Are You Bearing Spiritual Fruit?

3rd Sunday of Lent (C)

This Sunday’s gospel reading cuts against the grain of the popular image of Jesus as a “nice guy” who says we are all just fine the way we are. Instead we come face to face with a Jesus who challenges us. Using the metaphor of a tree, our Lord gives us two clear options: bear fruit or be cut down.

Christ tells a parable about someone who plants a fig tree. He comes to his garden for three years in a row and never finds any figs on the tree. Now there is only one reason to plant a fig tree — to get figs! If it’s not producing fruit, then the tree is not fulfilling its purpose. So he tells his gardener to cut it down.

But the gardener begs for mercy for the poor fig tree. “Sir, leave it for this year also, and I shall cultivate the ground around it and fertilize it; it may bear fruit in the future. If not you can cut it down” (Lk 13:8-9). So the tree gets a year of reprieve. Jesus doesn’t tell us the tree’s fate, and we are left to wonder whether it bore fruit and was allowed to live, or remained barren and was cut down.

The meaning of the parable is clear. We are trees in God’s garden. God planted us for a reason, and he expects us to bear fruit. If not, we will be cut down.

Spiritual Fruit

This might sound harsh to us. Does God only value us for what we can produce? This parable might come across that way if we think of “bearing fruit” in terms of material goods or usefulness.

When we imagine our lives bearing fruit, we tend to think in terms of achievements. We might think of earning college degrees, or landing good paying jobs. We might think of making important scientific discoveries or advocating for marginalized populations. We might think of producing culturally significant works of music or literature. These are all good and worthy goals. But this is not the kind of fruit Jesus is talking about here.

We must be mindful of an important truth: God doesn’t value us for what we can do. He values us for who we are. The fruit God expects us to produce is spiritual.

What are spiritual fruits? According to scripture and tradition, the fruits of the Holy Spirit are charity, joy, peace, patience, kindness, goodness, generosity, gentleness, faithfulness, modesty, self-control and chastity (see Gal. 5:22-23). This is the kind of “produce” that God expects from us.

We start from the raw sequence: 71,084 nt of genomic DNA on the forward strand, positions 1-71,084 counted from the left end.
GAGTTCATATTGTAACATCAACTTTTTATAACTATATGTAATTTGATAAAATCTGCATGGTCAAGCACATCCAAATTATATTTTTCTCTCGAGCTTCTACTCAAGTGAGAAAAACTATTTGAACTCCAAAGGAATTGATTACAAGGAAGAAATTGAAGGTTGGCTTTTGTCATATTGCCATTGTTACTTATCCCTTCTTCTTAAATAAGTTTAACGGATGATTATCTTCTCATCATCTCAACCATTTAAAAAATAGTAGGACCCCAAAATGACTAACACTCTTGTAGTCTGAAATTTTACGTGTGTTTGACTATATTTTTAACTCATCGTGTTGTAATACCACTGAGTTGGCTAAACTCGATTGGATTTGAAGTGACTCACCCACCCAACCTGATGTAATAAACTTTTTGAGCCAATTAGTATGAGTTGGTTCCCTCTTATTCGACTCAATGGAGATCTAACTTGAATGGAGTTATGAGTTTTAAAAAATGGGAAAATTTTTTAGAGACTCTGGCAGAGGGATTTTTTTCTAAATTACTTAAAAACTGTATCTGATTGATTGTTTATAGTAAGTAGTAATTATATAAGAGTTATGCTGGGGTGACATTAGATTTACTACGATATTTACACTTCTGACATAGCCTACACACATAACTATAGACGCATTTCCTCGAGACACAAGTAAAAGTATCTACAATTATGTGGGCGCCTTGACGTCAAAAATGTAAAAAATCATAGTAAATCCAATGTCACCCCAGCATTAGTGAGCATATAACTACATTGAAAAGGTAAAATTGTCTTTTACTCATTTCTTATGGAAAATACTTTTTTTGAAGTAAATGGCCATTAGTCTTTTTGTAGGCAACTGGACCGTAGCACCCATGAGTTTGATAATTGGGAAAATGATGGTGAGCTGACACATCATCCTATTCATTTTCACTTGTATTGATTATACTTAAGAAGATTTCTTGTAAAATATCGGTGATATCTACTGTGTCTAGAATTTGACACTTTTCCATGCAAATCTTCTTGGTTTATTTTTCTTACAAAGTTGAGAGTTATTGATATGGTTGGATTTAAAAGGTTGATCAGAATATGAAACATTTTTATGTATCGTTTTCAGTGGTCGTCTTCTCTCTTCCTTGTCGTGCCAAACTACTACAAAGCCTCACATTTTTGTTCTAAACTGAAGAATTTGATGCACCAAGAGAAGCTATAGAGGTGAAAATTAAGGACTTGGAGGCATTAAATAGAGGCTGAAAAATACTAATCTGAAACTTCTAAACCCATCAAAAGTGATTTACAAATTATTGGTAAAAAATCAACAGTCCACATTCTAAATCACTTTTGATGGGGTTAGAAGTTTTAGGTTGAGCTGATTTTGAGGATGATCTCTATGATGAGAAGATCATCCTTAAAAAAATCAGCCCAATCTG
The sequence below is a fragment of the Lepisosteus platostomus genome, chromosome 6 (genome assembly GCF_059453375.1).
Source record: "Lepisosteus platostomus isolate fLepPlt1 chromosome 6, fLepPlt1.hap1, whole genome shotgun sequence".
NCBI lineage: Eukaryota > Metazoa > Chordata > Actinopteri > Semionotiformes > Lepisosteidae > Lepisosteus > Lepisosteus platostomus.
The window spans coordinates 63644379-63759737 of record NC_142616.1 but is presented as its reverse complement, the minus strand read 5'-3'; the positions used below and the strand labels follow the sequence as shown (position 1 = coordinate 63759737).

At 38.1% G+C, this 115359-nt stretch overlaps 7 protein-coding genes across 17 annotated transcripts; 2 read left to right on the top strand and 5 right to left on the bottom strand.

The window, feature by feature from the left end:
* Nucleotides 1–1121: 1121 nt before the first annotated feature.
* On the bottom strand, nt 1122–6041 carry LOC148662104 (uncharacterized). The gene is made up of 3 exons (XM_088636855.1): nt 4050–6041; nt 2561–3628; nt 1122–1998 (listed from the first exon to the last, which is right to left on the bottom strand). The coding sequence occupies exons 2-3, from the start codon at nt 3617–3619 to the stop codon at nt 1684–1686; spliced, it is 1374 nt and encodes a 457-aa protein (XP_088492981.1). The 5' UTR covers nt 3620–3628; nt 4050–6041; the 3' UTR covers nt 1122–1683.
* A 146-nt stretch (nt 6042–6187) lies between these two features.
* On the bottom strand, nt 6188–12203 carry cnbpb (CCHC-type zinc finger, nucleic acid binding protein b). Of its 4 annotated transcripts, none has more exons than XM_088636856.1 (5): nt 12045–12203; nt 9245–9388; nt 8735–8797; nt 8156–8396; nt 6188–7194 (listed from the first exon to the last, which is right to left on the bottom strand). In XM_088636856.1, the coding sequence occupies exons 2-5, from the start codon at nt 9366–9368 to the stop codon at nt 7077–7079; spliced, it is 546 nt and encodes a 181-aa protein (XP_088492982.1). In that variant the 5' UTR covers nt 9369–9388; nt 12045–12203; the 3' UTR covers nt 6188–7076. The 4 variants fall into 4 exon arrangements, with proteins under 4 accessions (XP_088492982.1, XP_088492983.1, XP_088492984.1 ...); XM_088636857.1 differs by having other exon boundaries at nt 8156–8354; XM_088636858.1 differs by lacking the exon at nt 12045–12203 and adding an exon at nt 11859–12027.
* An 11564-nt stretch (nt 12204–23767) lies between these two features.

If we are living our lives the way God intends, then we ought to be yielding a harvest of peace, joy and generosity because that’s how God made us. Each kind of tree produces its proper fruit (see Mt 7:16). Fig trees produce figs and apple trees produce apples. Human beings are “virtue trees.” We are made to produce the kind of spiritual fruit listed above, and if we aren’t, that’s a sure sign that something is wrong.

Spiritual Nourishment

The gardener in Jesus’ parable, in an effort to save the fig tree, says, “I shall cultivate the ground around it and fertilize it; it may bear fruit in the future” (Lk 13:8). How do we do the same for our spiritual lives? How do we cultivate our soil? What do we fertilize our spiritual lives with? St. Paul tells us in this Sunday’s second reading.

All ate the same spiritual food, and all drank the same spiritual drink, for they drank from a spiritual rock that followed them, and the rock was the Christ.

1 Cor 10:3-4

St. Paul is referring to the miraculous way that God fed the Israelites during their flight from Egypt, by causing manna to fall from heaven and water to flow from a rock. These are signs that are fulfilled in Christ. Ultimately what God wants to nourish us with is not bread and water, but his own Body and Blood. Jesus is our spiritual food. He is the manna from heaven, and the water flowing from the rock.

If we fail to produce spiritual fruit, then we should ask ourselves: Are we letting ourselves be nourished by Christ? Are we drinking spiritual drink and eating spiritual food? I don’t just mean going to Mass and receiving the Eucharist. That is important. But are we doing more than just going through the motions? Are we truly letting that spring of living water soak in to our roots and fertilize us?

First Fruits of Glory

In other words, our participation in the faith is meant to make us more kind, more joyful, more generous, more patient, and more chaste. It should be giving us peace and self-control. If it’s not, then something is off. And it’s not God. It’s us. God is always faithful. His grace doesn’t fail. But we can fail to cooperate with it, and when we do, we experience a lack of peace, joy, and self-control, and all the other fruits listed above. We feel it. Our lives suffer.

Here’s the secret about the fruit we are supposed to bear: it’s not for God’s benefit. God doesn’t need it. He is perfect in himself and lacking in nothing. We need the fruit. We need peace, joy and all the rest. God made us to produce the kind of fruit we need to lead us to happiness.

The Catechism teaches that, “The fruits of the Spirit are perfections that the Holy Spirit forms in us as the first fruits of eternal glory” (CCC 1832). They are foretastes of what heaven will be like, where we will experience these fruits in their perfection. But through his grace, we don’t need to wait. We can begin producing them now. By letting ourselves be cultivated by his law and nourished by his love, we can bear these fruits in our lives today.